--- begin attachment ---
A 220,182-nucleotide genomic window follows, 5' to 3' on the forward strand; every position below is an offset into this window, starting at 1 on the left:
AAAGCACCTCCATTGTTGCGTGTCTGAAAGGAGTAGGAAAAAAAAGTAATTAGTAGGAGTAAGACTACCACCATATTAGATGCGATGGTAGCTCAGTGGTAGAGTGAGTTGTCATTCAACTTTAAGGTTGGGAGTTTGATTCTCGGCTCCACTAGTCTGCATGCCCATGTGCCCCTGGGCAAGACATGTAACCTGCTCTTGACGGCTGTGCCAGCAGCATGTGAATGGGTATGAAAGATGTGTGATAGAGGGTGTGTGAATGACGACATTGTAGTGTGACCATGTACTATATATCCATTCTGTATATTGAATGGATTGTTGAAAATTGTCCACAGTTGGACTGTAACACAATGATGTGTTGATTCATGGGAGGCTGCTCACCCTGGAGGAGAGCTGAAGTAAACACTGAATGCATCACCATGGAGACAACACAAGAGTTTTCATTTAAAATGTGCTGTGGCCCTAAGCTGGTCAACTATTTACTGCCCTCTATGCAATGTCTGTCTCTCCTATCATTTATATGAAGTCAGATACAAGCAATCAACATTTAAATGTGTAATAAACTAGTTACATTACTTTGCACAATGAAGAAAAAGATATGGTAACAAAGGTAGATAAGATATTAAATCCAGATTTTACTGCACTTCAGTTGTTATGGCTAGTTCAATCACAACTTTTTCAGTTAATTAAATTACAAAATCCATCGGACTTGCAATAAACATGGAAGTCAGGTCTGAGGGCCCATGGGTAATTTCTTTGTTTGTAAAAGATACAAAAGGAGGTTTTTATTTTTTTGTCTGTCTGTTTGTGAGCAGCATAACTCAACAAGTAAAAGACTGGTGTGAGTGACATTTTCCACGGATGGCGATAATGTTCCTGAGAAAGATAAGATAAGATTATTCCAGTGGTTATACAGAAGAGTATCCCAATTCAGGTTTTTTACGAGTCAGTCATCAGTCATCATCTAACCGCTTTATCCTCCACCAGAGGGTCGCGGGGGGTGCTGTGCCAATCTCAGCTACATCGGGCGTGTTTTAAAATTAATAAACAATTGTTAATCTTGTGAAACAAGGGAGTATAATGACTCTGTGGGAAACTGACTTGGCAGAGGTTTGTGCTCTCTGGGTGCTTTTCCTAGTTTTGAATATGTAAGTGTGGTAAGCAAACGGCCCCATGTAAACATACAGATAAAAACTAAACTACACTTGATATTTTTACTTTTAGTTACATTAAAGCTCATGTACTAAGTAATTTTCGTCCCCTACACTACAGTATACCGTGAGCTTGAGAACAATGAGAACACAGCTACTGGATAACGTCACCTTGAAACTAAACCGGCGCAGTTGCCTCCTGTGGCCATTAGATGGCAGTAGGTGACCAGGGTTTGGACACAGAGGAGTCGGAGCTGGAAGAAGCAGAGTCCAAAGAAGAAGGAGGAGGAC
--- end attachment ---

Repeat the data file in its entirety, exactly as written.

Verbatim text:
A 220,182-nucleotide genomic window follows, 5' to 3' on the forward strand; every position below is an offset into this window, starting at 1 on the left:
AAAGCACCTCCATTGTTGCGTGTCTGAAAGGAGTAGGAAAAAAAAGTAATTAGTAGGAGTAAGACTACCACCATATTAGATGCGATGGTAGCTCAGTGGTAGAGTGAGTTGTCATTCAACTTTAAGGTTGGGAGTTTGATTCTCGGCTCCACTAGTCTGCATGCCCATGTGCCCCTGGGCAAGACATGTAACCTGCTCTTGACGGCTGTGCCAGCAGCATGTGAATGGGTATGAAAGATGTGTGATAGAGGGTGTGTGAATGACGACATTGTAGTGTGACCATGTACTATATATCCATTCTGTATATTGAATGGATTGTTGAAAATTGTCCACAGTTGGACTGTAACACAATGATGTGTTGATTCATGGGAGGCTGCTCACCCTGGAGGAGAGCTGAAGTAAACACTGAATGCATCACCATGGAGACAACACAAGAGTTTTCATTTAAAATGTGCTGTGGCCCTAAGCTGGTCAACTATTTACTGCCCTCTATGCAATGTCTGTCTCTCCTATCATTTATATGAAGTCAGATACAAGCAATCAACATTTAAATGTGTAATAAACTAGTTACATTACTTTGCACAATGAAGAAAAAGATATGGTAACAAAGGTAGATAAGATATTAAATCCAGATTTTACTGCACTTCAGTTGTTATGGCTAGTTCAATCACAACTTTTTCAGTTAATTAAATTACAAAATCCATCGGACTTGCAATAAACATGGAAGTCAGGTCTGAGGGCCCATGGGTAATTTCTTTGTTTGTAAAAGATACAAAAGGAGGTTTTTATTTTTTTGTCTGTCTGTTTGTGAGCAGCATAACTCAACAAGTAAAAGACTGGTGTGAGTGACATTTTCCACGGATGGCGATAATGTTCCTGAGAAAGATAAGATAAGATTATTCCAGTGGTTATACAGAAGAGTATCCCAATTCAGGTTTTTTACGAGTCAGTCATCAGTCATCATCTAACCGCTTTATCCTCCACCAGAGGGTCGCGGGGGGTGCTGTGCCAATCTCAGCTACATCGGGCGTGTTTTAAAATTAATAAACAATTGTTAATCTTGTGAAACAAGGGAGTATAATGACTCTGTGGGAAACTGACTTGGCAGAGGTTTGTGCTCTCTGGGTGCTTTTCCTAGTTTTGAATATGTAAGTGTGGTAAGCAAACGGCCCCATGTAAACATACAGATAAAAACTAAACTACACTTGATATTTTTACTTTTAGTTACATTAAAGCTCATGTACTAAGTAATTTTCGTCCCCTACACTACAGTATACCGTGAGCTTGAGAACAATGAGAACACAGCTACTGGATAACGTCACCTTGAAACTAAACCGGCGCAGTTGCCTCCTGTGGCCATTAGATGGCAGTAGGTGACCAGGGTTTGGACACAGAGGAGTCGGAGCTGGAAGAAGCAGAGTCCAAAGAAGAAGGAGGAGGAC